Thomson advises people to be cautious and only seek loans from credible providers.

CBC News

 

Cornwall, Ont., woman loses life savings to terrifying ‘SIN scam’

Scammer posing as RCMP investigator bilked Julia-Shea Baker of $4K

The excerpted article was written by Laura Osman · CBC News ·

A Cornwall, Ont., woman has lost all her money after falling victim to a scam the RCMP are calling the top identity fraud in Canada.

Julia-Shea Baker, a 23-year-old server, lost $4,000 to the “SIN scam,” a new version of the Canada Revenue Agency fraudulent act that’s been used for years to dupe people out of their money.

It all started two weeks ago when Baker got a terrifying call from Service Canada telling her that her social insurance number had been compromised. The caller identified himself as RCMP investigator Steve Rogers.

You’re not being physically held hostage or held for ransom, but it feels that way. It feels like your freedom is on the line.– Julia-Shea Baker

The caller told her a car rented in her name had been discovered abandoned in south Toronto with blood residue on the seats and 10 kilograms of cocaine inside.

The “officer,” who gave Baker a badge number and a case number, told her that her name and social insurance number were involved in a drug and money-laundering investigation.

“My heart started racing, my palms started sweating,” Baker said. “I was absolutely panicked. I was terrified, absolutely terrified.”

When she questioned the officer’s story, he called her back from a different phone number. The caller ID showed up as belonging to the Cornwall RCMP. She looked for the number on Google and it seemed legitimate.

In September, the RCMP warned Cornwall residents their phone number was being “spoofed” — used fraudulently to make it look as if scammers were calling from the local detachment.

Call lasted hours

“Steve Rogers” told Baker the RCMP would take care of getting her a new SIN, but to protect her money, she had to transfer her savings to secure gift cards.

He instructed her to drive to grocery stores and pharmacies across Cornwall to buy up Google Play gift cards, all the while staying on the line to make sure she did what she was told.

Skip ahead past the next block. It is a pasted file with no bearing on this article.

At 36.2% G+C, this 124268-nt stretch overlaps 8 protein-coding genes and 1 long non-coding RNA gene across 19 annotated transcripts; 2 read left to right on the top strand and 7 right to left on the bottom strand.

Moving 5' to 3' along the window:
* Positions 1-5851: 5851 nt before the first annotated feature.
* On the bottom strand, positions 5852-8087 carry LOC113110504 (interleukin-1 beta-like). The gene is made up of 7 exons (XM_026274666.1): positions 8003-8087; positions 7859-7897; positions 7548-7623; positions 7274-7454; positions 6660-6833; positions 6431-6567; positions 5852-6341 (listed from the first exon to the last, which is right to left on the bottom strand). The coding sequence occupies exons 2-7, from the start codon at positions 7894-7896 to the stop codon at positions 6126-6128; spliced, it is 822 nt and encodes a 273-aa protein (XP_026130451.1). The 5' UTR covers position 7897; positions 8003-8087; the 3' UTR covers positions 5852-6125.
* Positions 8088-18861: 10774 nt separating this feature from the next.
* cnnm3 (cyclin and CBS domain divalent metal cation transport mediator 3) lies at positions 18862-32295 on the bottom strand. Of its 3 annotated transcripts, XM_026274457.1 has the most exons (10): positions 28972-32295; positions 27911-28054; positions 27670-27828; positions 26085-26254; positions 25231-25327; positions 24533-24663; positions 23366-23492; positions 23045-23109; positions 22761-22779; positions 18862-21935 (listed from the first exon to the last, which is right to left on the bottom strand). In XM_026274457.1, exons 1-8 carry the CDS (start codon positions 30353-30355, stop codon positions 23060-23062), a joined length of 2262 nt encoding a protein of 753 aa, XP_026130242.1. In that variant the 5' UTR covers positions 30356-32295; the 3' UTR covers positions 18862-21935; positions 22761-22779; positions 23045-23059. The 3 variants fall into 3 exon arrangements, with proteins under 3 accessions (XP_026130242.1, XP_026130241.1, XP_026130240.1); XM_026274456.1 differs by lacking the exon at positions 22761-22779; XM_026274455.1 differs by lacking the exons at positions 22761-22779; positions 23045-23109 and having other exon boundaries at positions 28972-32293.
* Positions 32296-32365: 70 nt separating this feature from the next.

After several purchases, her debit card was declined, so the caller told her to go to her bank and withdraw all the cash she had left to buy more gift cards. When she’d done that, he ordered Baker to call the bank to increase her credit limit, then buy yet more gift cards.

“This went on for four and a half hours,” Baker said. In that time, she spent $4,000 to buy 35 gift cards.

The whole time, the caller stayed on the line, carefully taking note of the gift card numbers and codes.

Threats, intimidation

Baker said she broke down in tears several times during the ordeal, but the man on the phone kept reiterating she couldn’t tell anyone what was going on, and if she did, she could be implicated in the investigation.

He told her that her messages and conversations were being monitored.

“You’re not being physically held hostage or held for ransom, but it feels that way. It feels like your freedom is on the line,” she said.

Julia-Shea Baker describes how she fell victim to a common scam — and why the story the scammers told her seemed to make sense at the time. 4:40

“Steve Rogers” told her he would call her back at 9 a.m. the following day to arrange to give her a new SIN, but he never called. When she called the original number back, the person who answered didn’t speak English.

That’s when she went to her local police station and learned she had been scammed. By then, the money was already gone.

“To realize that you’ve been duped, that somebody has taken advantage of your vulnerability … you feel dirty, you feel violated,” she said.